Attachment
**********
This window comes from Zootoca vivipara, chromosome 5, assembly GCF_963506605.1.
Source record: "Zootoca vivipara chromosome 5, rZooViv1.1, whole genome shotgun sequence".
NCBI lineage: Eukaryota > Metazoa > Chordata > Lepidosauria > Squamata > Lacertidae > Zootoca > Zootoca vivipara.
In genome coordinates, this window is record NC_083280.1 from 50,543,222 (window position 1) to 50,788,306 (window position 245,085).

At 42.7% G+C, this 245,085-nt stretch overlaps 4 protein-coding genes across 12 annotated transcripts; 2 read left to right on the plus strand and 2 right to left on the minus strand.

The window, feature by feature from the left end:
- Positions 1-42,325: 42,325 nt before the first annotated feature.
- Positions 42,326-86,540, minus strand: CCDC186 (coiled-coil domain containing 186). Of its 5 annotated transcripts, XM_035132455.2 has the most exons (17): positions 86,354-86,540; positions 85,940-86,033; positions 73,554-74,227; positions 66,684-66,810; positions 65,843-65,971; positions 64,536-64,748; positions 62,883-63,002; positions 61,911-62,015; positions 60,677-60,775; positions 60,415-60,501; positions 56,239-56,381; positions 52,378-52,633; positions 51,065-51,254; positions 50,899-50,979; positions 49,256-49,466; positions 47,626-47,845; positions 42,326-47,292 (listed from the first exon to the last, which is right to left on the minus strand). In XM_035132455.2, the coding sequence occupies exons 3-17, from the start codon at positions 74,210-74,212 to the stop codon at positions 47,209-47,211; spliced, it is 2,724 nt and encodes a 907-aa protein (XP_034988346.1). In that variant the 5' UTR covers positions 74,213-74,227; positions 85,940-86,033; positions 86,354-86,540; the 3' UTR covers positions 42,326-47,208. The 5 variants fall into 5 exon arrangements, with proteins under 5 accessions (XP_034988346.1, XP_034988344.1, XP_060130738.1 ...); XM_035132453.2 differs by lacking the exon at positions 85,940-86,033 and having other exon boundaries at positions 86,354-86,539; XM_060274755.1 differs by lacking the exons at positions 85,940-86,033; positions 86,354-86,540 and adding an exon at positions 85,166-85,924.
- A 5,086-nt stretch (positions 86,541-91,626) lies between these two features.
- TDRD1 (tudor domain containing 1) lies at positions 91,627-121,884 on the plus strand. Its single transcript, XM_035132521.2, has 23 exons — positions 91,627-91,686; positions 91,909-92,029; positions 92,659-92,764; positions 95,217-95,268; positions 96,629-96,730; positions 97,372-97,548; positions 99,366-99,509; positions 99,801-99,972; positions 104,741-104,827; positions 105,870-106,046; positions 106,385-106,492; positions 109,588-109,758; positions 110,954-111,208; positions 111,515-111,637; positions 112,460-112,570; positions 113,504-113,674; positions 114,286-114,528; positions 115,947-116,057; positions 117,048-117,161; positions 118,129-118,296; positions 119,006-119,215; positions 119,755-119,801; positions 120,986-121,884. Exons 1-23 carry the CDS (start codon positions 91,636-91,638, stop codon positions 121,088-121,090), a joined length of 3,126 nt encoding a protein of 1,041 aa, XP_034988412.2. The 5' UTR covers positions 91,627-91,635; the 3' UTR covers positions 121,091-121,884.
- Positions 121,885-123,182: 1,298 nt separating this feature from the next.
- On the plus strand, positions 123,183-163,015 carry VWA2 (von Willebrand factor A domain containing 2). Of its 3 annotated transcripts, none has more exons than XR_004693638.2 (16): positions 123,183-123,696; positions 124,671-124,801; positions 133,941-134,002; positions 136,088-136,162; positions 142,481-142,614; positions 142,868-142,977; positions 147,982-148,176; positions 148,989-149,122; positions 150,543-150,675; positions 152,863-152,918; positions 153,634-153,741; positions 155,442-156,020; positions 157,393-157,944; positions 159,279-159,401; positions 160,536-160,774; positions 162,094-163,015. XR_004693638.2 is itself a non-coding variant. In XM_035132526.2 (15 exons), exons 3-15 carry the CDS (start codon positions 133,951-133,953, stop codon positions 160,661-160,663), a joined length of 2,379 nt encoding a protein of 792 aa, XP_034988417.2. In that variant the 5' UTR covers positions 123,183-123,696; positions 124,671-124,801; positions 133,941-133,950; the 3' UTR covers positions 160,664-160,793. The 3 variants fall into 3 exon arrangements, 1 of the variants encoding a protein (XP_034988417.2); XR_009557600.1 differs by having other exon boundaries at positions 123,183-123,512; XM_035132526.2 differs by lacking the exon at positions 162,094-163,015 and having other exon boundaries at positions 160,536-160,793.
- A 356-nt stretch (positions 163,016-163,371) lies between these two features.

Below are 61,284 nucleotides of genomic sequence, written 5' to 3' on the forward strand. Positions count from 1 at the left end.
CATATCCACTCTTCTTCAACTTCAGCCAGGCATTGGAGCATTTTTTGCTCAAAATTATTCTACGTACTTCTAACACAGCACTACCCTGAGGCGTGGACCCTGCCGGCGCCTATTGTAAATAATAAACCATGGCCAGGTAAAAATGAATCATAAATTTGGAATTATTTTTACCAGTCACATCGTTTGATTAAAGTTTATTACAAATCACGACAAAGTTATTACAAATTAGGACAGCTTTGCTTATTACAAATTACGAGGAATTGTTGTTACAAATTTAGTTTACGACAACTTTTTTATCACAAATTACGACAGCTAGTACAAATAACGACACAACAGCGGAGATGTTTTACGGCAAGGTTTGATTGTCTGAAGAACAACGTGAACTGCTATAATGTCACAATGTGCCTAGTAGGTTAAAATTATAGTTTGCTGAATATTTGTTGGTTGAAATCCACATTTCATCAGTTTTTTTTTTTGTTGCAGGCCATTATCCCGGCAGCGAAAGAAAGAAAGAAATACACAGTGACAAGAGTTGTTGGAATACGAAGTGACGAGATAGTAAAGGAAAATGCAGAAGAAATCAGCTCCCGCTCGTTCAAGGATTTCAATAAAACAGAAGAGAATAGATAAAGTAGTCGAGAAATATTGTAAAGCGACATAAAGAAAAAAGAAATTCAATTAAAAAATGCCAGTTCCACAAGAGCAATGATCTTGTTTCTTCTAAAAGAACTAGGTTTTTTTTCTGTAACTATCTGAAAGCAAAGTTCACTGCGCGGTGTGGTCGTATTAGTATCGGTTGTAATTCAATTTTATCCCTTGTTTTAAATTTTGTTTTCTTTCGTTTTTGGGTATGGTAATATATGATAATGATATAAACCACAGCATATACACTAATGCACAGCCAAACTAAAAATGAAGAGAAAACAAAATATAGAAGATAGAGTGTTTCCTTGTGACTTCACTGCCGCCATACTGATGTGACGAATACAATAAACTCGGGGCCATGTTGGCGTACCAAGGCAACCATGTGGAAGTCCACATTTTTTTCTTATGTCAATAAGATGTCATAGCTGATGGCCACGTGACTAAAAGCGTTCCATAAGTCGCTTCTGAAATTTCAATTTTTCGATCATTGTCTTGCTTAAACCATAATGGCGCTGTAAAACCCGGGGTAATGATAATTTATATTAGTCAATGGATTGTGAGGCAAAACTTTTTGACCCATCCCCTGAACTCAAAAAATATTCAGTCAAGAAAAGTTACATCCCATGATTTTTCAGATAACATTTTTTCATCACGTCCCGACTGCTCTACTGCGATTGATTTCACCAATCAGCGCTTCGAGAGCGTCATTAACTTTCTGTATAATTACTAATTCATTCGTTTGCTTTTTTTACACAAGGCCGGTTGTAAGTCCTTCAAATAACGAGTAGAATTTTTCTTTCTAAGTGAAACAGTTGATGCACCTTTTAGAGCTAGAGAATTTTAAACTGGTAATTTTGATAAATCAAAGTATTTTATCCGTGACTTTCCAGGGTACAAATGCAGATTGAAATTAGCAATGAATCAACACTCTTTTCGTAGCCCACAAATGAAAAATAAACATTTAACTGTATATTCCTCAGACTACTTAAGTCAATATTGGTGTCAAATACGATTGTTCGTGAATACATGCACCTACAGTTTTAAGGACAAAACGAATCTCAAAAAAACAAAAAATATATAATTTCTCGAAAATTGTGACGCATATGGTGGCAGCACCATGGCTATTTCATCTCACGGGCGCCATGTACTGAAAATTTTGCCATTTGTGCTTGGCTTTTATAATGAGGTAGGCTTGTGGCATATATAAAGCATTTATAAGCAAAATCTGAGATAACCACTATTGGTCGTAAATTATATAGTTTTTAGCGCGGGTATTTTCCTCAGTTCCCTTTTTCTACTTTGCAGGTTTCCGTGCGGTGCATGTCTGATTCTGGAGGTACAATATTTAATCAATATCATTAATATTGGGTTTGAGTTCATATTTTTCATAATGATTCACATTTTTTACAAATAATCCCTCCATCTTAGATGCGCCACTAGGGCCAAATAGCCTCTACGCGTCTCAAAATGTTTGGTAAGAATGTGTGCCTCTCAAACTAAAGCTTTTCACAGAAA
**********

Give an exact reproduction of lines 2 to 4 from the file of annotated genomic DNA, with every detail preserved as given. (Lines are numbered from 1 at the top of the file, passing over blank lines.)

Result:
Source record: "Zootoca vivipara chromosome 5, rZooViv1.1, whole genome shotgun sequence".
NCBI lineage: Eukaryota > Metazoa > Chordata > Lepidosauria > Squamata > Lacertidae > Zootoca > Zootoca vivipara.
In genome coordinates, this window is record NC_083280.1 from 50,543,222 (window position 1) to 50,788,306 (window position 245,085).